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How many IBU? ‘About one hundred’

Oakshire BrewingMatt Van Wyk at Oakshire Brewing in Eugene, Oregon, has a new standard answer when he’s asked how many IBU (International Bitterness Units) are in one of his beers. “About one hundred.”

How many in the Perfect Storm Imperial IPA? “About one hundred.”

How many in the Oakshire Wheat? “About one hundred.”

He’s not trying to be rude, just having a little fun at festivals with a question brewers hear all the time. I think the answer is brilliant because it naturally moves the conversation from a number with questionable meaning to one about aroma and flavor.

Make no mistake. Hops are about more than bitterness, about more than being macho. They are about aroma and flavor.

That said, next week Stone Brewing releases its 13th Anniversary Ale and it’s been measured at 100 IBU. I emphasize the word measured because breweries and their fans sometimes toss around crazy claims about beers with 120 IBU and more. Next time somebody tells you a beer clocks 100-plus ask whoever tells that if he or she had seen a proper lab analysis. I know of a couple of beers that have topped 100, but only a couple.

Brewers should know better and what they say should reflect that. First because education has been an important part of craft brewing since the get-go. Second because when it comes to perceived bitterness the big numbers may not be that important. There’s some question if us mere mortals can actually detect any additional bitterness above 60 or 70 IBU.

Why do brewers fall into this trap? Everybody, and that includes me, asks about IBU. The number is a shorthand for telling us the volume of hops added to a recipe, which may well impact aroma and flavor. It’s unfortunate that a number sounds so precise, but is usually based on a formula a heck of a lot more accurate for beers of something sane like 40 IBU. Adjectives would be so much better, although it can be a challenge to describe the difference between piney and in-your-face-big-ass piney.

Stone 13th Anniversay AleTurn up the volume another notch or two from big-ass and you have Stone 13. That was the impression out of the tank when I tasted it, before it was dry-hopped for the second time. For the record Stone calls this a 90-plus IBU beer, but the first batch in the bottle measured dead-on one hundred. The lads in the brewery added four and a half pounds of hops per barrel, more than any Stone beer ever.

They did a quick check on the wort prior to fermentation and it measured about 130 IBU. A pretty impressive number, don’t you think? But . . . “IBUs drop during fermentation because the pH of the liquid drops from about 5.3 to about 4.5,” Stone brewmaster Mitch Steele explained via email. “This reduces the solubility of the iso-alpha-acids, the bittering component of hops, so some bitterness solidifies and drops out, and/or gets absorbed by yeast.”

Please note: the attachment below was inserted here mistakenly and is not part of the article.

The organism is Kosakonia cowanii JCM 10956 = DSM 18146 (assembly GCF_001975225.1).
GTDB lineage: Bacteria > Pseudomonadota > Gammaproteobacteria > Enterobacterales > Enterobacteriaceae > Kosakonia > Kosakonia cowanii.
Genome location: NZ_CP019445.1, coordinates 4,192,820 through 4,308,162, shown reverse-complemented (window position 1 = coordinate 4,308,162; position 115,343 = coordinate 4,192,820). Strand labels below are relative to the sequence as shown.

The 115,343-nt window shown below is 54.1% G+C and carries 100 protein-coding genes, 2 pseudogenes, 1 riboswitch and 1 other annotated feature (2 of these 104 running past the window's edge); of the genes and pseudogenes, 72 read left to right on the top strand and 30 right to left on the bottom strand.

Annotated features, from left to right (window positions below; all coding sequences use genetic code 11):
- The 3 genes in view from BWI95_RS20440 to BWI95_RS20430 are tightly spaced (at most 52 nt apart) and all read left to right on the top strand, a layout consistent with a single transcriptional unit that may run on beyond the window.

So now you know what it’s best to say “about” when talking about the IBU in beers brewed with bunches of hops.

Monday musing: Beer weeks and beer nationalism

I’ve been amazed reading reports from SF Beer Week, and am even more astonished when I look over the ridiculously long list of events planned for Philly Beer Week. These are the big dogs, but Jay Brooks has pointed out “beer weeks” are popping up all over.

Has to be good for local beers, I think. But let’s hope we don’t get another round of arguing about which is the best beer city in the United States or where the best beers are brewed. Why? Read Ron Pattinson’s post on “Beer nationalism” and you should understand.

The world of beer is one exciting whole. Not a series of competing fragments. “Which country brews the best beer?” What sort of stupid question is that? “Where’s the pub?”, “Can I have a pint of that, please?”, “What are you having?” They’re good questions.


Here’s another reason SF Beer Week was a good idea: A beer tasting hosted at Alpha Sigma Phi in Berkeley. Yes, I too, had to get past the fraternity part. But Mario at Brewed for Thought put the event together and writes about it.

Repeat after me. When I read that a beer has 108 or 128 or 104 IBU (when I read that a beer has 108 or 128 or 104 IBU) I will ask if that was measured in a lab or if that is calculated (I will ask if that was measured in a lab or if that is calculated).

Because I know of only two beers (the Samuel Adams Imperial Pilsner and Bell’s Big Head San Diego Style Ale brewed for the 2008 Craft Brewers Conference) that clocked over 100 IBU when verified by a laboratory. Everybody else is guessing.

So you should read the Lies, Damn Lies and Statistics entry in the Deschutes Brewery blog. Hop Henge Experimental IPA is brimming with hop flavor and bitterness. But in case you’ve been wondering about the 95 IBU listed on the label, well you won’t be seeing that number anymore.

The first time Deschutes had the beer tested the lab found 80 IBU. The brewers since beefed up the hop additions (resulting in a picture you should look at) and had Hop Henge tested again. This time 87 IBU.

The moral of the story for us is we will not again put 95 IBUs on the label. The moral of the story for you might be a wink next time someone tells you their beer has 120 IBUs in it (or even 95 for that matter).

Wink, indeed. And ask the brewer to talk about hop flavor instead.

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